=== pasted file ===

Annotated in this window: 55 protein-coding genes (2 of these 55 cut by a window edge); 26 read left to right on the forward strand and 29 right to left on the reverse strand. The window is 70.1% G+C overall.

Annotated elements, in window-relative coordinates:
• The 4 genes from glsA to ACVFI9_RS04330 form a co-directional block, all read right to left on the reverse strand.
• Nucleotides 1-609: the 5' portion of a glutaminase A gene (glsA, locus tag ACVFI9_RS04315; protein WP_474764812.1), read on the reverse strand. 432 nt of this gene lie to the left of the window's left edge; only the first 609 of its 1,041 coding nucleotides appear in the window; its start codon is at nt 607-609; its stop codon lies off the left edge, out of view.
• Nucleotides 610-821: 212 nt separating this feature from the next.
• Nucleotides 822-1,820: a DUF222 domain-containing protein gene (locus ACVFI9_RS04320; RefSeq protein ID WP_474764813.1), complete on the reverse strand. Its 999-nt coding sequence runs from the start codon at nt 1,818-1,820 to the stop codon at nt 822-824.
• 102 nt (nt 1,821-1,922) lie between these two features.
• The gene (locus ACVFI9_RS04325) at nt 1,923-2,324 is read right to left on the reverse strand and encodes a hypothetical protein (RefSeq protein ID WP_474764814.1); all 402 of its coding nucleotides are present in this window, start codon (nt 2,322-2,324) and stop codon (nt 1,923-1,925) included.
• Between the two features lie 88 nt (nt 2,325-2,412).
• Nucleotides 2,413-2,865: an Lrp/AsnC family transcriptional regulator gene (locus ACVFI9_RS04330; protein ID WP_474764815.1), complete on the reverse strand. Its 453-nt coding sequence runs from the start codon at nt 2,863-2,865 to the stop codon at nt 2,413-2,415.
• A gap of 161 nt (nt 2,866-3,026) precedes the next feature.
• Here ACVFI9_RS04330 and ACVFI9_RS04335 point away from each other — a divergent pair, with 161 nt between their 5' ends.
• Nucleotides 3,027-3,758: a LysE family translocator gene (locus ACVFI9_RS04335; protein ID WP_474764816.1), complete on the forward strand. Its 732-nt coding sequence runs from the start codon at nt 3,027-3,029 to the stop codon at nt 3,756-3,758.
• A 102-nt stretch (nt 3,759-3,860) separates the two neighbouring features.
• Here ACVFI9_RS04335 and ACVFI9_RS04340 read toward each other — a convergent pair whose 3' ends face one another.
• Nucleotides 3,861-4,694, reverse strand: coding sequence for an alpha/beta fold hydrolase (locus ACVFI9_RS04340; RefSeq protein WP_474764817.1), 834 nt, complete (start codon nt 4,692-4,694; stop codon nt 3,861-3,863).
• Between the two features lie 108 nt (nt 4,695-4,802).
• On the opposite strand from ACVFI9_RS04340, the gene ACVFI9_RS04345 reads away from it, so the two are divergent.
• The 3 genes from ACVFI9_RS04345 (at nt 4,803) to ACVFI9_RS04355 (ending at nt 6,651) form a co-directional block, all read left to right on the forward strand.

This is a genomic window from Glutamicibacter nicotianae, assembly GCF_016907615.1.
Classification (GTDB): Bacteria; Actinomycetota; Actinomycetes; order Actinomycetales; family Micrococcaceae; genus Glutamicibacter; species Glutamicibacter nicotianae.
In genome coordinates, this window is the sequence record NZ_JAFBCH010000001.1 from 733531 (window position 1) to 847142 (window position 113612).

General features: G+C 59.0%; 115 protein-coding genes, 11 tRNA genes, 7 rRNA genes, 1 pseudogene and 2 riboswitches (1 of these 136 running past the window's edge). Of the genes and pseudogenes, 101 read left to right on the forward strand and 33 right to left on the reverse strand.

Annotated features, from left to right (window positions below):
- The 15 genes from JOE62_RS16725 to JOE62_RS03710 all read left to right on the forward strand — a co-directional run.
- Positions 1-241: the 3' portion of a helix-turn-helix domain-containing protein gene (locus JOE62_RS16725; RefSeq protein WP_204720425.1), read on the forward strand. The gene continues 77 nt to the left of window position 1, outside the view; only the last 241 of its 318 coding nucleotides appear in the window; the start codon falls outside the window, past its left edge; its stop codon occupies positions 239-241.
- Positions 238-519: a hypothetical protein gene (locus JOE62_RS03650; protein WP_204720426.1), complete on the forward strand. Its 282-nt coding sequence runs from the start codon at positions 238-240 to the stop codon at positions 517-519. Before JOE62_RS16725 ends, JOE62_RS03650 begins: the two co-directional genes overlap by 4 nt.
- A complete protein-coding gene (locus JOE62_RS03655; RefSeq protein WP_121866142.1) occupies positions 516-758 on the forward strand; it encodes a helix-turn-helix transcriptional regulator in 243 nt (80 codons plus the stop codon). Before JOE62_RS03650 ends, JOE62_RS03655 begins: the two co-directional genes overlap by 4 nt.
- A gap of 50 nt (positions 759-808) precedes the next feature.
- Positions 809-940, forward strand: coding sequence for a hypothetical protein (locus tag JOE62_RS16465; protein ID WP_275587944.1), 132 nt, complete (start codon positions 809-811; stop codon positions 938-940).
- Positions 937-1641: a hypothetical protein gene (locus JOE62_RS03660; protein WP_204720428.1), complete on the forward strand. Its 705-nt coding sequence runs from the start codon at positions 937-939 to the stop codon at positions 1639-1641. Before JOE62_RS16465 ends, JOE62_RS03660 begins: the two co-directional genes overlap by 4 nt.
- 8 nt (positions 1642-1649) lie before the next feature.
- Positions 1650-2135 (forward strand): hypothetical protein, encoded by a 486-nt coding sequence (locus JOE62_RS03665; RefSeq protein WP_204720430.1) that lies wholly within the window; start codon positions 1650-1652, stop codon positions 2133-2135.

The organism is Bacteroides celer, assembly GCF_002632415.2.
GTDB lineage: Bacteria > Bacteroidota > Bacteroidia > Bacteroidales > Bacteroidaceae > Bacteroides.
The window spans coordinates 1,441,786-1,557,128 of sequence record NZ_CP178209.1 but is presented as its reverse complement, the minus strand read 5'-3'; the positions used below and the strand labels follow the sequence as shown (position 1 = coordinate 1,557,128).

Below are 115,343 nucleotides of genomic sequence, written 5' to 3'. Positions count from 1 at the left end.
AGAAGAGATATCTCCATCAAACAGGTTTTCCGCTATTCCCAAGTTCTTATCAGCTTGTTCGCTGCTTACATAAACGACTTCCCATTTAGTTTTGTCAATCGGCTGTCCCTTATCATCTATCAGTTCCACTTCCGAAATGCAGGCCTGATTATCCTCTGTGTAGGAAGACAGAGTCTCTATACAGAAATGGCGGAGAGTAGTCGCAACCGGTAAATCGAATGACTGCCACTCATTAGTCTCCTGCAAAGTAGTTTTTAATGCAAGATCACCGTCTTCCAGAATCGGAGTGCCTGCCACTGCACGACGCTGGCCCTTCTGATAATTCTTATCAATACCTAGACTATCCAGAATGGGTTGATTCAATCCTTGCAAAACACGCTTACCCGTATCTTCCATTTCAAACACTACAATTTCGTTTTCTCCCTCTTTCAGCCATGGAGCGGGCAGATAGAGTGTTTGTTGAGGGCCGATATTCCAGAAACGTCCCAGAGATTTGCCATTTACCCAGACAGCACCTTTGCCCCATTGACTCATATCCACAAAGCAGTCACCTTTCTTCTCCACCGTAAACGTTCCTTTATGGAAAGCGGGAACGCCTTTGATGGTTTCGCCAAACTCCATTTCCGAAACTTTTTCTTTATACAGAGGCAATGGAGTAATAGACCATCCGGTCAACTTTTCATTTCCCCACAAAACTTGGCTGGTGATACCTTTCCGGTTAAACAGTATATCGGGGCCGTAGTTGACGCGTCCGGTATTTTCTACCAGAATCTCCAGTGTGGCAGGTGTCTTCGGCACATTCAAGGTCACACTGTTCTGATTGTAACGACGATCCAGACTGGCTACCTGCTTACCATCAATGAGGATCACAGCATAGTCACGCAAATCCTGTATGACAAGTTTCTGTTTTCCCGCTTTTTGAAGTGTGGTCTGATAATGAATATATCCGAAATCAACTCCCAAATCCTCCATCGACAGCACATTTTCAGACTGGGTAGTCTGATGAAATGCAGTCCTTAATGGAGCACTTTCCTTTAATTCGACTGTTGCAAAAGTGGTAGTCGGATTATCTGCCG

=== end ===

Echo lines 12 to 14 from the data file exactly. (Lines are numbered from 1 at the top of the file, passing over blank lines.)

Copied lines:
• Here ACVFI9_RS04330 and ACVFI9_RS04335 point away from each other — a divergent pair, with 161 nt between their 5' ends.
• Nucleotides 3,027-3,758: a LysE family translocator gene (locus ACVFI9_RS04335; protein ID WP_474764816.1), complete on the forward strand. Its 732-nt coding sequence runs from the start codon at nt 3,027-3,029 to the stop codon at nt 3,756-3,758.
• A 102-nt stretch (nt 3,759-3,860) separates the two neighbouring features.